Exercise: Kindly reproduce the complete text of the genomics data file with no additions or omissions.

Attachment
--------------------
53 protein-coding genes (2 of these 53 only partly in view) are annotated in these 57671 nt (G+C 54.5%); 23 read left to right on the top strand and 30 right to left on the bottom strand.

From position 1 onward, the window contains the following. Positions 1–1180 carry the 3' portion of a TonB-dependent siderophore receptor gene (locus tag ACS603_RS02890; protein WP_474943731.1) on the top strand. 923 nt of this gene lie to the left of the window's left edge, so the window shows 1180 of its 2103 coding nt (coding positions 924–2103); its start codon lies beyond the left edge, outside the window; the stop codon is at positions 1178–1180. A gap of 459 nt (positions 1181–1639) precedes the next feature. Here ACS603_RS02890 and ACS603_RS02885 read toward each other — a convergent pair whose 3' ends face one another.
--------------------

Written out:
53 protein-coding genes (2 of these 53 only partly in view) are annotated in these 57671 nt (G+C 54.5%); 23 read left to right on the top strand and 30 right to left on the bottom strand.

From position 1 onward, the window contains the following. Positions 1–1180 carry the 3' portion of a TonB-dependent siderophore receptor gene (locus tag ACS603_RS02890; protein WP_474943731.1) on the top strand. 923 nt of this gene lie to the left of the window's left edge, so the window shows 1180 of its 2103 coding nt (coding positions 924–2103); its start codon lies beyond the left edge, outside the window; the stop codon is at positions 1178–1180. A gap of 459 nt (positions 1181–1639) precedes the next feature. Here ACS603_RS02890 and ACS603_RS02885 read toward each other — a convergent pair whose 3' ends face one another.